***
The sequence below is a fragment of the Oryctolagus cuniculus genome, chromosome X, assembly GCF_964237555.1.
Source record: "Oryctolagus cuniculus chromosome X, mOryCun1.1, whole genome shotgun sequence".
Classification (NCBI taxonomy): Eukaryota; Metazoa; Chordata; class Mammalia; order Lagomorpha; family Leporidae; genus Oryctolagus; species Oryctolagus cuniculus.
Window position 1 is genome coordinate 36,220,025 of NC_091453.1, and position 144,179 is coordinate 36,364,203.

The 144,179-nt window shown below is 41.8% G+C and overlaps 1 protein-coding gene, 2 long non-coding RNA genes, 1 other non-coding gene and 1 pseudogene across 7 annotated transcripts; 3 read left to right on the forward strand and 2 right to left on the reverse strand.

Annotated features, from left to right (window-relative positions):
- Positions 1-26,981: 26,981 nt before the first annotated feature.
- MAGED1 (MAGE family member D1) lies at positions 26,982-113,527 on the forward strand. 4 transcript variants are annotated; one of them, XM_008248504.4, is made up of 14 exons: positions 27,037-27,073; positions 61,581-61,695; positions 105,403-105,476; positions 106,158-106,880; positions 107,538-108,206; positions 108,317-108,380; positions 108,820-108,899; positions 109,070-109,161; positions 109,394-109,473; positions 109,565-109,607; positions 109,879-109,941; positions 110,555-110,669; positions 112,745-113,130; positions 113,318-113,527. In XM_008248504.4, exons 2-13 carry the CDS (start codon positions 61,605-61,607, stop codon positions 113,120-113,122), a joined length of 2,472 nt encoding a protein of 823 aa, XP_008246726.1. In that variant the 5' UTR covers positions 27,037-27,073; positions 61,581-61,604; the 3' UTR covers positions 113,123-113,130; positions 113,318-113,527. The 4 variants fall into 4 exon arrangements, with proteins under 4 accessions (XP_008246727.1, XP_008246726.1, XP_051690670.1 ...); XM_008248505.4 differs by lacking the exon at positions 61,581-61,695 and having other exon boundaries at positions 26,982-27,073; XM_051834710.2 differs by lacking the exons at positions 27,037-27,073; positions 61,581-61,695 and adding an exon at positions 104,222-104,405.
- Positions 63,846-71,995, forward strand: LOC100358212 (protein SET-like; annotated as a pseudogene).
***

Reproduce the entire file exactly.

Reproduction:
The sequence below is a fragment of the Oryctolagus cuniculus genome, chromosome X, assembly GCF_964237555.1.
Source record: "Oryctolagus cuniculus chromosome X, mOryCun1.1, whole genome shotgun sequence".
Classification (NCBI taxonomy): Eukaryota; Metazoa; Chordata; class Mammalia; order Lagomorpha; family Leporidae; genus Oryctolagus; species Oryctolagus cuniculus.
Window position 1 is genome coordinate 36,220,025 of NC_091453.1, and position 144,179 is coordinate 36,364,203.

The 144,179-nt window shown below is 41.8% G+C and overlaps 1 protein-coding gene, 2 long non-coding RNA genes, 1 other non-coding gene and 1 pseudogene across 7 annotated transcripts; 3 read left to right on the forward strand and 2 right to left on the reverse strand.

Annotated features, from left to right (window-relative positions):
- Positions 1-26,981: 26,981 nt before the first annotated feature.
- MAGED1 (MAGE family member D1) lies at positions 26,982-113,527 on the forward strand. 4 transcript variants are annotated; one of them, XM_008248504.4, is made up of 14 exons: positions 27,037-27,073; positions 61,581-61,695; positions 105,403-105,476; positions 106,158-106,880; positions 107,538-108,206; positions 108,317-108,380; positions 108,820-108,899; positions 109,070-109,161; positions 109,394-109,473; positions 109,565-109,607; positions 109,879-109,941; positions 110,555-110,669; positions 112,745-113,130; positions 113,318-113,527. In XM_008248504.4, exons 2-13 carry the CDS (start codon positions 61,605-61,607, stop codon positions 113,120-113,122), a joined length of 2,472 nt encoding a protein of 823 aa, XP_008246726.1. In that variant the 5' UTR covers positions 27,037-27,073; positions 61,581-61,604; the 3' UTR covers positions 113,123-113,130; positions 113,318-113,527. The 4 variants fall into 4 exon arrangements, with proteins under 4 accessions (XP_008246727.1, XP_008246726.1, XP_051690670.1 ...); XM_008248505.4 differs by lacking the exon at positions 61,581-61,695 and having other exon boundaries at positions 26,982-27,073; XM_051834710.2 differs by lacking the exons at positions 27,037-27,073; positions 61,581-61,695 and adding an exon at positions 104,222-104,405.
- Positions 63,846-71,995, forward strand: LOC100358212 (protein SET-like; annotated as a pseudogene).